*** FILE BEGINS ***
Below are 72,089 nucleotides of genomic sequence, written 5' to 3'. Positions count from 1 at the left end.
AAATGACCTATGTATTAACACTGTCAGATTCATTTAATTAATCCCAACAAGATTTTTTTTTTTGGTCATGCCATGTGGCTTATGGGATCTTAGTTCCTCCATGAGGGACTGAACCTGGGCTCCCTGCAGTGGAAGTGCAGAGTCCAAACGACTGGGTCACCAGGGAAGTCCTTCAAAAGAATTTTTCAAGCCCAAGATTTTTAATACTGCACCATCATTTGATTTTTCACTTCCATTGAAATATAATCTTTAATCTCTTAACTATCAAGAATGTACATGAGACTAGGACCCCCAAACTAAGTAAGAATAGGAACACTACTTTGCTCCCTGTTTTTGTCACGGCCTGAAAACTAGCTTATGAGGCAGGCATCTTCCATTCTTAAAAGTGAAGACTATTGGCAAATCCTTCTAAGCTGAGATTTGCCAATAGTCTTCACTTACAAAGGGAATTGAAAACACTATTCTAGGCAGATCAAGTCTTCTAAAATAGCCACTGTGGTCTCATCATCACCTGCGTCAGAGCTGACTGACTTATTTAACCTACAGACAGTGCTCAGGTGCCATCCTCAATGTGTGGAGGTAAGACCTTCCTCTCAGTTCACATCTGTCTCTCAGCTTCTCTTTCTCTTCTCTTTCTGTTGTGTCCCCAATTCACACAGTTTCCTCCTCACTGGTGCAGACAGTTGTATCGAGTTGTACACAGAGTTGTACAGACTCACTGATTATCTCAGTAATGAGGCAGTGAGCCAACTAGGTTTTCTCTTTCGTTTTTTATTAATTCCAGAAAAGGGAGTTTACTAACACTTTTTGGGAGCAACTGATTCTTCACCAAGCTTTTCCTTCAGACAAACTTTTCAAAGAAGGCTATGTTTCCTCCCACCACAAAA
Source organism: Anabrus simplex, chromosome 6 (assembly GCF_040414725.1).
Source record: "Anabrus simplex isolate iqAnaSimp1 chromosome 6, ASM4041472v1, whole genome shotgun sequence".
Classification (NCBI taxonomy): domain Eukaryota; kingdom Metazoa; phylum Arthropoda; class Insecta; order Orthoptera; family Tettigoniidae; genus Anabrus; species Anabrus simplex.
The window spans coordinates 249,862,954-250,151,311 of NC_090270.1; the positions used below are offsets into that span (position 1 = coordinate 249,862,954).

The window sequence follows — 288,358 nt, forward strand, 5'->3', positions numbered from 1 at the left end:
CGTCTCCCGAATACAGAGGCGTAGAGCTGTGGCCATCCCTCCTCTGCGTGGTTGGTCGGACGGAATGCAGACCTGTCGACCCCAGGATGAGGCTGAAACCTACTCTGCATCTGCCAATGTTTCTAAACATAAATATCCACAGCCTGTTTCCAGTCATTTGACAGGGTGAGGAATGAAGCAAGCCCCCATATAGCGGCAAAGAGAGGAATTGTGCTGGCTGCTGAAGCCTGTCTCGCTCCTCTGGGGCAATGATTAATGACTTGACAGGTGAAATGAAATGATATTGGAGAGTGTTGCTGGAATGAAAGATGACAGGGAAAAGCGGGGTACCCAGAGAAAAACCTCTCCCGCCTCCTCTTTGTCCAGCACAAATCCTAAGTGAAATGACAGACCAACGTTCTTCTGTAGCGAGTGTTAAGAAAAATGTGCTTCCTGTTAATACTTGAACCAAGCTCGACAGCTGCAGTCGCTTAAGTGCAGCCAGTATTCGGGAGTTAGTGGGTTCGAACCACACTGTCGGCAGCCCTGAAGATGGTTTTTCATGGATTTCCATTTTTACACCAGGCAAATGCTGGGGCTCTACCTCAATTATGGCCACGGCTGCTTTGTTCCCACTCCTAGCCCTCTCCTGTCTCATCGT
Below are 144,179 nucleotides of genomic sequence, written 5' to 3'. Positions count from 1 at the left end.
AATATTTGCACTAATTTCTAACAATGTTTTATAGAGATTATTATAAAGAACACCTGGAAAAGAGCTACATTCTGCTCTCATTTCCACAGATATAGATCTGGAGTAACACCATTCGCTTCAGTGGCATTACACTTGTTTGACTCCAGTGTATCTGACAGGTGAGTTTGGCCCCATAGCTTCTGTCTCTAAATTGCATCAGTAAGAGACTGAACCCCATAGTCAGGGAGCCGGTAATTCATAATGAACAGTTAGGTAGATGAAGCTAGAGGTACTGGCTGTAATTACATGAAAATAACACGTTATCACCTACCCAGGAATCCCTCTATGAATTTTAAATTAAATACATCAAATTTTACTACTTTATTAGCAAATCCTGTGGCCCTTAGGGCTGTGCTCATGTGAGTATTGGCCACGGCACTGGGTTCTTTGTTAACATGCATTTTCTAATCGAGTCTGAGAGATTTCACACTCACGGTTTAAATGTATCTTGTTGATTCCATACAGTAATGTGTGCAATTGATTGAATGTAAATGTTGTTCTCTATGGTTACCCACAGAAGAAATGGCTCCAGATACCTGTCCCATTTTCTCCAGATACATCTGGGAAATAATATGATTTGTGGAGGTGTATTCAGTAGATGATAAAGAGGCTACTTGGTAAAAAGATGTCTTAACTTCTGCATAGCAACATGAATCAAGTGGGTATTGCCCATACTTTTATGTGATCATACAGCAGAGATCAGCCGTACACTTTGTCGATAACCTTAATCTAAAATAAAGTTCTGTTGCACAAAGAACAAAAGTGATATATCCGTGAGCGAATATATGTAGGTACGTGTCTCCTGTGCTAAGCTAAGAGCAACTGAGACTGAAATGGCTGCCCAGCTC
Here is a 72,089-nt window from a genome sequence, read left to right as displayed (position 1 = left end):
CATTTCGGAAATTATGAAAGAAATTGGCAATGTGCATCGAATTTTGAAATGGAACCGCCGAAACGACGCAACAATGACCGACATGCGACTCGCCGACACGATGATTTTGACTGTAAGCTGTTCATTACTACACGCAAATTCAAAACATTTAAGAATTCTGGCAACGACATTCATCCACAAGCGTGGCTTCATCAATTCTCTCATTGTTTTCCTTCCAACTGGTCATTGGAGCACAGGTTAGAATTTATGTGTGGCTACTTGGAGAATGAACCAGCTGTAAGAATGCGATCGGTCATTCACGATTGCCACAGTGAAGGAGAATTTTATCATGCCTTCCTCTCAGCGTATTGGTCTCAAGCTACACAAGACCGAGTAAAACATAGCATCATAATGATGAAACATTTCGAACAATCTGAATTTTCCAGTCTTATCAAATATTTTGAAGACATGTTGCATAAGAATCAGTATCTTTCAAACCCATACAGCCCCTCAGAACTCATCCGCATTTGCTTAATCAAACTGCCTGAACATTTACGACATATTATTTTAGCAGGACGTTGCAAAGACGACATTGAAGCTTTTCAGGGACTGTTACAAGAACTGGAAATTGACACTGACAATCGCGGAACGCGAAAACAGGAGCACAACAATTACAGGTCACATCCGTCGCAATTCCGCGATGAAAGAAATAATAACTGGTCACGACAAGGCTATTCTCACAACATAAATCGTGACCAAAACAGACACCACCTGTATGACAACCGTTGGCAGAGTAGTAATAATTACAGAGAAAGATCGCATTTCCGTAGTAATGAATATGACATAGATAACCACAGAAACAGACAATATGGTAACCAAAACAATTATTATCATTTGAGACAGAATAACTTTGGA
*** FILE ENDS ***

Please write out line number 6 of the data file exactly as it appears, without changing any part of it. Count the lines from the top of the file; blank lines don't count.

The window spans coordinates 249,862,954-250,151,311 of NC_090270.1; the positions used below are offsets into that span (position 1 = coordinate 249,862,954).